Over the weekend I had the pleasure of attending the Texas Book Festival in Austin. The two-day event was definitely worth the six and a half hour drive from Lubbock. From visiting rows of bookish booths to attending various author panels to listening to Dan Rather speak about his latest book, I thoroughly enjoyed myself (especially when I met Tom Gauld and had him sign my copy of Baking With Kafka). My only complaints were the muggy hot weather and how difficult it was to choose between author panels. However, despite all of the wonderful things happening around me, it was my fellow readers that stood out and for good reason.
I’ve heard time and time again that reading is going out of style or that books are destined to become obsolete with the emergence of new technologies. What I saw at the book festival was directly opposite of these “popular opinions.” Rows of people bustled along the streets surrounding the state capitol building, many of them popping in and out of the tall white tents where publishers and vendors had set up tables. The main book signing tent was the most popular, with the BookPeople tent coming in second, as they were selling books from the festival’s featured authors. By the time Sunday afternoon rolled around, it looked to me that most of the books had been sold (a great win for the largest independent bookstore in Texas, I’m sure).
Each author panel I attended was full. So full, in fact, that several had standing room only or had to turn people away at the door. People were attentive and they asked questions when the time came. Authors shared great stories about their books and where they find their inspiration. Some shared what reading and literature means to them, and, in doing so, reached camaraderie with the audience. The children’s reading tents were always full (when I passed by anyway) and those authors engaged their young readers well. At one point I remember hearing the children cheer as one author read. Here, readers and authors came together to share their passions, and it was a lovely thing.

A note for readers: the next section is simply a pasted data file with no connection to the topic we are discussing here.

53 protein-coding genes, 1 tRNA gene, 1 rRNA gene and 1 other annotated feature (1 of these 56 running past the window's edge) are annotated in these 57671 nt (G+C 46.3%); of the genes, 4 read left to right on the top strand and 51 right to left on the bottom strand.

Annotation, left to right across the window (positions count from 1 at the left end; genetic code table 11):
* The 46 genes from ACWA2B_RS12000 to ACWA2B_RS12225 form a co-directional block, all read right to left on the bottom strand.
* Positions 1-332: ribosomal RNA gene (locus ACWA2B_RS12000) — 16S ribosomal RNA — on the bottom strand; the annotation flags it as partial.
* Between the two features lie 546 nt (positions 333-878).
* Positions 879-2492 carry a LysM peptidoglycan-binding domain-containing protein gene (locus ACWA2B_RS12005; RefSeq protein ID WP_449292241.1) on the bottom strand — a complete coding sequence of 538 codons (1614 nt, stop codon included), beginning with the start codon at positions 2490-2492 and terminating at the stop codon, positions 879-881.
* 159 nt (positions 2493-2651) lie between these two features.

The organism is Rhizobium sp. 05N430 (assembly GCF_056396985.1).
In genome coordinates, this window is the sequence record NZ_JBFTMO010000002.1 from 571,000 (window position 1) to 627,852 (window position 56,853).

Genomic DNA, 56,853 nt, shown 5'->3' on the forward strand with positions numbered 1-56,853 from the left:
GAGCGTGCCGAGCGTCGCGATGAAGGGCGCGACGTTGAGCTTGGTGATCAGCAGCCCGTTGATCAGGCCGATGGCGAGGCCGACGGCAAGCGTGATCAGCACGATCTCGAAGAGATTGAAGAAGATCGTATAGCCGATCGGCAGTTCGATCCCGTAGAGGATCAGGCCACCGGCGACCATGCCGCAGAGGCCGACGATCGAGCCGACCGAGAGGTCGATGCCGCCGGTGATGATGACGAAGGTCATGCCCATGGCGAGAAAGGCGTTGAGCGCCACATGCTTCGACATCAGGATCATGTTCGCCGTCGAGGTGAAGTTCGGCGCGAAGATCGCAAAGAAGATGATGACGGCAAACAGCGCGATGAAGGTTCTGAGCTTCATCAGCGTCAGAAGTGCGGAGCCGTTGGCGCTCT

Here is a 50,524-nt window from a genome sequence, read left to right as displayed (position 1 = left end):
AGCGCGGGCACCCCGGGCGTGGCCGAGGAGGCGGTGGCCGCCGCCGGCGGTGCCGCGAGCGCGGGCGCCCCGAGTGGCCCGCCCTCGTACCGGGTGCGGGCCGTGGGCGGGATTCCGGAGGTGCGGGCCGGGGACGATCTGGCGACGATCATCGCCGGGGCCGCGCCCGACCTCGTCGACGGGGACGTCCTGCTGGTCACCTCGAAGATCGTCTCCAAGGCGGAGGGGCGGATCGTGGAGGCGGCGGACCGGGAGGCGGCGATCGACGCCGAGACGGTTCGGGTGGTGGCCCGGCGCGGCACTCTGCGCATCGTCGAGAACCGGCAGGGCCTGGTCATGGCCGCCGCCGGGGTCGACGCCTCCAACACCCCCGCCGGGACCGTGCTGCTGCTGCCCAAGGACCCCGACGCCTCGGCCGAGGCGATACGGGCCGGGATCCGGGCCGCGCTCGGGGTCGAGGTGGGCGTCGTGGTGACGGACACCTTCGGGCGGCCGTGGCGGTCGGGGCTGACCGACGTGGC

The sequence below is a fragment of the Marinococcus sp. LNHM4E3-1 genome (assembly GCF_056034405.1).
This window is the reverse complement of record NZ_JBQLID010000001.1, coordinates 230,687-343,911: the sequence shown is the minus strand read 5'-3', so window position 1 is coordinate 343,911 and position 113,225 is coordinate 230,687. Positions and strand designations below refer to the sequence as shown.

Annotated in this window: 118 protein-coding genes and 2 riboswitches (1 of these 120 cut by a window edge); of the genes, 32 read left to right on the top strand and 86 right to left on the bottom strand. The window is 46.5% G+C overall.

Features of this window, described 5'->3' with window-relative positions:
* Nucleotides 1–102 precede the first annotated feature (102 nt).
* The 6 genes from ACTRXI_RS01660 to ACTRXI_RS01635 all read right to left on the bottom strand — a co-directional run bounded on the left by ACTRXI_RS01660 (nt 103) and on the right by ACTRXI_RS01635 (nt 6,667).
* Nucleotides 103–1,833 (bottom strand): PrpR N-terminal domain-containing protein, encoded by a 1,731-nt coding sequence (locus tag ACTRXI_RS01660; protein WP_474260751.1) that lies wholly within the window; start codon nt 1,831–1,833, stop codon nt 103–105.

Love for books doesn’t end at the Texas Book Festival, but can be seen throughout America and across the world. From Texas to California to Scotland to Berlin to Malaysia to Australia to everywhere in between, book lovers unite to celebrate the beauty of literature. It’s in literature that we find new worlds, new information, and new ideas. We can escape the humdrum for the extraordinary. Book festivals not only provide access to authors and books, but are great places for strangers to come together as literary collective, as it were. Though that sounds cheesy, I’d say it’s an honest portrayal. So, the next time someone says that books are going out of style, point them to a book festival. Books aren’t going anywhere and neither are their readers.
If you’d like to learn more about book festivals in your state or abroad, I’ve provided a few helpful links: